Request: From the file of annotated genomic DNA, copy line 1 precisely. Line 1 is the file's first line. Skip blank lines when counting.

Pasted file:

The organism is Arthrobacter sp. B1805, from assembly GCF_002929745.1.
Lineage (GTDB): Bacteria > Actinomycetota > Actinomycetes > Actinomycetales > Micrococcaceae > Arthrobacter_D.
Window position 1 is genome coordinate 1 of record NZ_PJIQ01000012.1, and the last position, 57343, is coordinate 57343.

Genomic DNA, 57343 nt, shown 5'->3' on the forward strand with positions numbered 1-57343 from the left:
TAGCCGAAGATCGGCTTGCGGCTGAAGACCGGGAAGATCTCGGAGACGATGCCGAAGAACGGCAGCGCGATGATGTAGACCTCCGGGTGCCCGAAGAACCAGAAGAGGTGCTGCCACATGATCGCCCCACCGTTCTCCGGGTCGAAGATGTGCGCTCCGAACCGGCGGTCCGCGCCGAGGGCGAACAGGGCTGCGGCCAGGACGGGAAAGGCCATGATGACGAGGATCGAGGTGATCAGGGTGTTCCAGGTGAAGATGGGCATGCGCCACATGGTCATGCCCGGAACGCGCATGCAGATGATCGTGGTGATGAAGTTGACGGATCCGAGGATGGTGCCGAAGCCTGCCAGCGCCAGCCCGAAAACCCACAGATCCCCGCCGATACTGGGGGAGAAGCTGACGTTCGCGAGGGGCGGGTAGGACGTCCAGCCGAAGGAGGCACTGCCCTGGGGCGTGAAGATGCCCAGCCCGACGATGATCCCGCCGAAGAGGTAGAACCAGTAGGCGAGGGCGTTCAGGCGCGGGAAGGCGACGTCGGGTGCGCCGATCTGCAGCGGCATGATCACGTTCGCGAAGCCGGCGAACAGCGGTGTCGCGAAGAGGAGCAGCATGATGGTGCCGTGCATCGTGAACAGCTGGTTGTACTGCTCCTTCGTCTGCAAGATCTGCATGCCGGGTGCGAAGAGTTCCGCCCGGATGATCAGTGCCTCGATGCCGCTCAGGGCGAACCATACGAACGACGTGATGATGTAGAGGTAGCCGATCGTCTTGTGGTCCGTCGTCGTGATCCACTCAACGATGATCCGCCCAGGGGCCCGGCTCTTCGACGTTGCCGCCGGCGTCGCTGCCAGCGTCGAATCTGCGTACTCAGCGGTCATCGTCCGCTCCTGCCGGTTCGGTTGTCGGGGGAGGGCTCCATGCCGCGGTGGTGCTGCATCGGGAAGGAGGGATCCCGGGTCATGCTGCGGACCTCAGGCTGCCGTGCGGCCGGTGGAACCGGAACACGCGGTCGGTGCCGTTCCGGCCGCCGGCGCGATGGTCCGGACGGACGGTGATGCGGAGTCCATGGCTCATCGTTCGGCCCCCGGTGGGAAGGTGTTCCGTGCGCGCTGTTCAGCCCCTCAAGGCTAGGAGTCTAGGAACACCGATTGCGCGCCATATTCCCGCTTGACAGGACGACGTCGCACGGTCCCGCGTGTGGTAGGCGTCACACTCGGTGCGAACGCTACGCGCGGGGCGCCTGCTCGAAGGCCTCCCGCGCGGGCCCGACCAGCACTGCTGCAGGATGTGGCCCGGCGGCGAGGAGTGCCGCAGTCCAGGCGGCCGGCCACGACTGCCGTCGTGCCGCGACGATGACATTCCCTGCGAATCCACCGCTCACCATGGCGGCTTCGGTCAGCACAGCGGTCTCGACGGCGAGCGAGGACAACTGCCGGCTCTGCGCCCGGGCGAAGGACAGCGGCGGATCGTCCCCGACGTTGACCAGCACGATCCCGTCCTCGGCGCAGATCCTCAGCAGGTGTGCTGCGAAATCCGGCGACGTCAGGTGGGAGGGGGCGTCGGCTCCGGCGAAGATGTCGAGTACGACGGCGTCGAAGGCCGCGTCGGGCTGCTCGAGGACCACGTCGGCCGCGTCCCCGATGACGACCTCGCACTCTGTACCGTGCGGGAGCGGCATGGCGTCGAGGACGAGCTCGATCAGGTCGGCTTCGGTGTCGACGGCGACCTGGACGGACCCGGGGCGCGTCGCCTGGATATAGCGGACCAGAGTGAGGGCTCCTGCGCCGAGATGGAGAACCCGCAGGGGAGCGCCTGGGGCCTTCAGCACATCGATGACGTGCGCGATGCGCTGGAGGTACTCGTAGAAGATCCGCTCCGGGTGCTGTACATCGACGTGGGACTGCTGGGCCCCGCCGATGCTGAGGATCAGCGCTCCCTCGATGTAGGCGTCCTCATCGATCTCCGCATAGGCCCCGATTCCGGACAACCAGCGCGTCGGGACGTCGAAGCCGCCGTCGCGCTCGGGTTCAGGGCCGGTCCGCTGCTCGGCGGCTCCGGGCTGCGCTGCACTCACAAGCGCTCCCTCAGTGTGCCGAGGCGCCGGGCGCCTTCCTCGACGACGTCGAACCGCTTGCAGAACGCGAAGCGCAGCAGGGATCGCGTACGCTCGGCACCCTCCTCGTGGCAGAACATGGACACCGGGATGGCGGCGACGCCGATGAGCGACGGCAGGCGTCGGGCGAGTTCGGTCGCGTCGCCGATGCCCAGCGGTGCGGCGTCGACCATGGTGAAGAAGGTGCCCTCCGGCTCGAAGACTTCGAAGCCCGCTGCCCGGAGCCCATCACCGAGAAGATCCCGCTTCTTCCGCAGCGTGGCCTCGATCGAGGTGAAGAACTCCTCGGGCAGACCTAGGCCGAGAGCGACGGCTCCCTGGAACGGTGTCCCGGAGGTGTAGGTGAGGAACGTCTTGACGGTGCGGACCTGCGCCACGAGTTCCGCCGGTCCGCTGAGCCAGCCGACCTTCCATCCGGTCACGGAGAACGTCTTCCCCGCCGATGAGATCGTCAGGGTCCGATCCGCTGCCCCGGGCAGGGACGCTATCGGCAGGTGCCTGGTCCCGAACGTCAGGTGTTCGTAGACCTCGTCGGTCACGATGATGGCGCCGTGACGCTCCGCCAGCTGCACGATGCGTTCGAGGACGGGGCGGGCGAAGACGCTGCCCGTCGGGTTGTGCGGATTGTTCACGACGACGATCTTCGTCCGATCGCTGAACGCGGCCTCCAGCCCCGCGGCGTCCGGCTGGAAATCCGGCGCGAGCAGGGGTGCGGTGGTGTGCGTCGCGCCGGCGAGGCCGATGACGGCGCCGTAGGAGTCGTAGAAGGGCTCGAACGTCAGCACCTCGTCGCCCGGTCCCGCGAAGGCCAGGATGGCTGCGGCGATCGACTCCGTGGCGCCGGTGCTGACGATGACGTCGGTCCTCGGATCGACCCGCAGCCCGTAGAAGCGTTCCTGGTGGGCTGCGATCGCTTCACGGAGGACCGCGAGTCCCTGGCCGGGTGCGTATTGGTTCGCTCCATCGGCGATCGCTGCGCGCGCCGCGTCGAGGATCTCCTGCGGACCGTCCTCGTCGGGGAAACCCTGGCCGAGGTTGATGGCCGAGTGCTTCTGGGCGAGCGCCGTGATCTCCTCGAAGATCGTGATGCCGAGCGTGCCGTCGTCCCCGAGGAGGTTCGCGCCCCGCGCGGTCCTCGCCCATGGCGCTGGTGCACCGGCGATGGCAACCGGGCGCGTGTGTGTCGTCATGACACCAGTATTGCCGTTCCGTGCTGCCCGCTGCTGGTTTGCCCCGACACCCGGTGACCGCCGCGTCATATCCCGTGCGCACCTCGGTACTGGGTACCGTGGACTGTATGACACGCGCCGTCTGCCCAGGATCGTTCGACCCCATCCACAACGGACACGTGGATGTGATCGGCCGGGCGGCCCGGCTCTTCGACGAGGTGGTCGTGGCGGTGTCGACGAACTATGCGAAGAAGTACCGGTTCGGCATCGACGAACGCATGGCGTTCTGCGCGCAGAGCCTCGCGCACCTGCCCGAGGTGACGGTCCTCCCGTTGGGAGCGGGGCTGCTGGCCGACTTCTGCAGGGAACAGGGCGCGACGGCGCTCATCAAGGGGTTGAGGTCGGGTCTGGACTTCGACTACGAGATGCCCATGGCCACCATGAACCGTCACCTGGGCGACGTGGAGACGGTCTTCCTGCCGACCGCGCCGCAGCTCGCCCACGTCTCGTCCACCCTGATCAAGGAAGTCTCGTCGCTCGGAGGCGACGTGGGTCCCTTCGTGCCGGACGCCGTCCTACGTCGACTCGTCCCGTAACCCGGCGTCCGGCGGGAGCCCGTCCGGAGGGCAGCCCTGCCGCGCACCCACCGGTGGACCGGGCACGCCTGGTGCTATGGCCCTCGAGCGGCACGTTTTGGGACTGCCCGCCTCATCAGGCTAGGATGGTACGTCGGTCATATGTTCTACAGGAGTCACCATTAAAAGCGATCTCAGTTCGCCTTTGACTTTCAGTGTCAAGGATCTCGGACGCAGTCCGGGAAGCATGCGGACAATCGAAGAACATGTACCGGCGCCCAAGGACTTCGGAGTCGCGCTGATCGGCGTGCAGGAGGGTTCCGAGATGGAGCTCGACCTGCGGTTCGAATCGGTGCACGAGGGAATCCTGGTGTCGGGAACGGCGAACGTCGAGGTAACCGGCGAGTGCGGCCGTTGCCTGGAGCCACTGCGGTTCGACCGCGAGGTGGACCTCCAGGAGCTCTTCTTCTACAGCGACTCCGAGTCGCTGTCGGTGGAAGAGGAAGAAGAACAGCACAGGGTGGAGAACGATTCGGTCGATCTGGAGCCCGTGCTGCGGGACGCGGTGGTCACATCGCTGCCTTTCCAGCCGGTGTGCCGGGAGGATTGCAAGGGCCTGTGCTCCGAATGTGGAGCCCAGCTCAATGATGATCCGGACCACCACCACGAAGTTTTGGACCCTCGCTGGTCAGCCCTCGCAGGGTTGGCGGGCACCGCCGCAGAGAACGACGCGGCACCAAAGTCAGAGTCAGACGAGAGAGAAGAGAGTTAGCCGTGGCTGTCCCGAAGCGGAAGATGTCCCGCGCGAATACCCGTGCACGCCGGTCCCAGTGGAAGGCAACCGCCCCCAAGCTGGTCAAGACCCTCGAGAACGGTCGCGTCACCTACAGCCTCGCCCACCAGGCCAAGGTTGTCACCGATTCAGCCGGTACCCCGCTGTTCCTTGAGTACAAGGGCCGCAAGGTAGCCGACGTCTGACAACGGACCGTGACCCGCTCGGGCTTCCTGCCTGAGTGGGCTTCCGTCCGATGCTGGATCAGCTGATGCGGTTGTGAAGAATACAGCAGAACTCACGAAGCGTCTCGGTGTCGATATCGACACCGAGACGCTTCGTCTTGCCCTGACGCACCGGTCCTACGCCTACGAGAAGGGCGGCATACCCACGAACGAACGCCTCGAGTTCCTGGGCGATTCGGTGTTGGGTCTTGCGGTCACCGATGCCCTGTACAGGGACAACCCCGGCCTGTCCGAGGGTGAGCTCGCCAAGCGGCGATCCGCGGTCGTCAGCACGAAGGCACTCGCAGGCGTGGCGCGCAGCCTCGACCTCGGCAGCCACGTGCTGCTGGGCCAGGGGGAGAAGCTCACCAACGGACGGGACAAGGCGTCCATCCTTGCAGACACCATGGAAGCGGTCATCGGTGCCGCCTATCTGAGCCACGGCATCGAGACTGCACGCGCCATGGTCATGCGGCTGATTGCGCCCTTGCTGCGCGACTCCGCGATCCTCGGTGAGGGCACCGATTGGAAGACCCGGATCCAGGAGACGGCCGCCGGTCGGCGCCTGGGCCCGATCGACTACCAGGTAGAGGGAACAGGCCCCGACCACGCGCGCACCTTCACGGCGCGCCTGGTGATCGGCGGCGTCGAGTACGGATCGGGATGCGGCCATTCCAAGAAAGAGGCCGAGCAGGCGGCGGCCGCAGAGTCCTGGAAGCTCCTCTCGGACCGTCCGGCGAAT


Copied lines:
The organism is Arthrobacter sp. B1805, from assembly GCF_002929745.1.